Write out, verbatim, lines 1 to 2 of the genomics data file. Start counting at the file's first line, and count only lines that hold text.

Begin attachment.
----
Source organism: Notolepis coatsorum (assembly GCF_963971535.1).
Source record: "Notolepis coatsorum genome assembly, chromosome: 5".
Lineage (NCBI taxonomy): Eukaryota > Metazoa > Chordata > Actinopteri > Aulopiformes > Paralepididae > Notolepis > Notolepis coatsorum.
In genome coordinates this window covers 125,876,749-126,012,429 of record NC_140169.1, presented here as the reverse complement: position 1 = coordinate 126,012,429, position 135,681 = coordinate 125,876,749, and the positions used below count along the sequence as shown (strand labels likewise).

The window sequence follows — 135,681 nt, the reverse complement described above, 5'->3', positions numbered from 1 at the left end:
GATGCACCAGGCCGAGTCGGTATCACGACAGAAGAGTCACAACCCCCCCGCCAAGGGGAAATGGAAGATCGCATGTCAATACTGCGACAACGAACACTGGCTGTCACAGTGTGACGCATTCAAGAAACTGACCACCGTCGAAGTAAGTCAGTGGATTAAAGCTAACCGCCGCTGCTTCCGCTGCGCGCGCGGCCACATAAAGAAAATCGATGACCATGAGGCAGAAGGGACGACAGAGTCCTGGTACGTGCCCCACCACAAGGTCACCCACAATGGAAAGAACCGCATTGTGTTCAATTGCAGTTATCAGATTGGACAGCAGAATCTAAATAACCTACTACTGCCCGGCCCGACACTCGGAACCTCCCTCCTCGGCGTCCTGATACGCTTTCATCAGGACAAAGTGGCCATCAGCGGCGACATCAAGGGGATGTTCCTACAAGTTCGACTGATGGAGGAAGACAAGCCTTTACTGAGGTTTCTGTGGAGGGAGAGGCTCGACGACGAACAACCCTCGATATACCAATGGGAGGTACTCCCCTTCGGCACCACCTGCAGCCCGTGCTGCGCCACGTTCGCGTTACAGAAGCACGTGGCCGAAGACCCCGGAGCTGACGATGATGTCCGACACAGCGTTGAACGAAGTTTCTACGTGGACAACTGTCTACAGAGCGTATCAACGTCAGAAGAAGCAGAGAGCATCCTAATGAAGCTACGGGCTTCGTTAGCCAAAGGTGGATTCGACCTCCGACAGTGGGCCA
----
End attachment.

Source organism: Notolepis coatsorum (assembly GCF_963971535.1).
Source record: "Notolepis coatsorum genome assembly, chromosome: 5".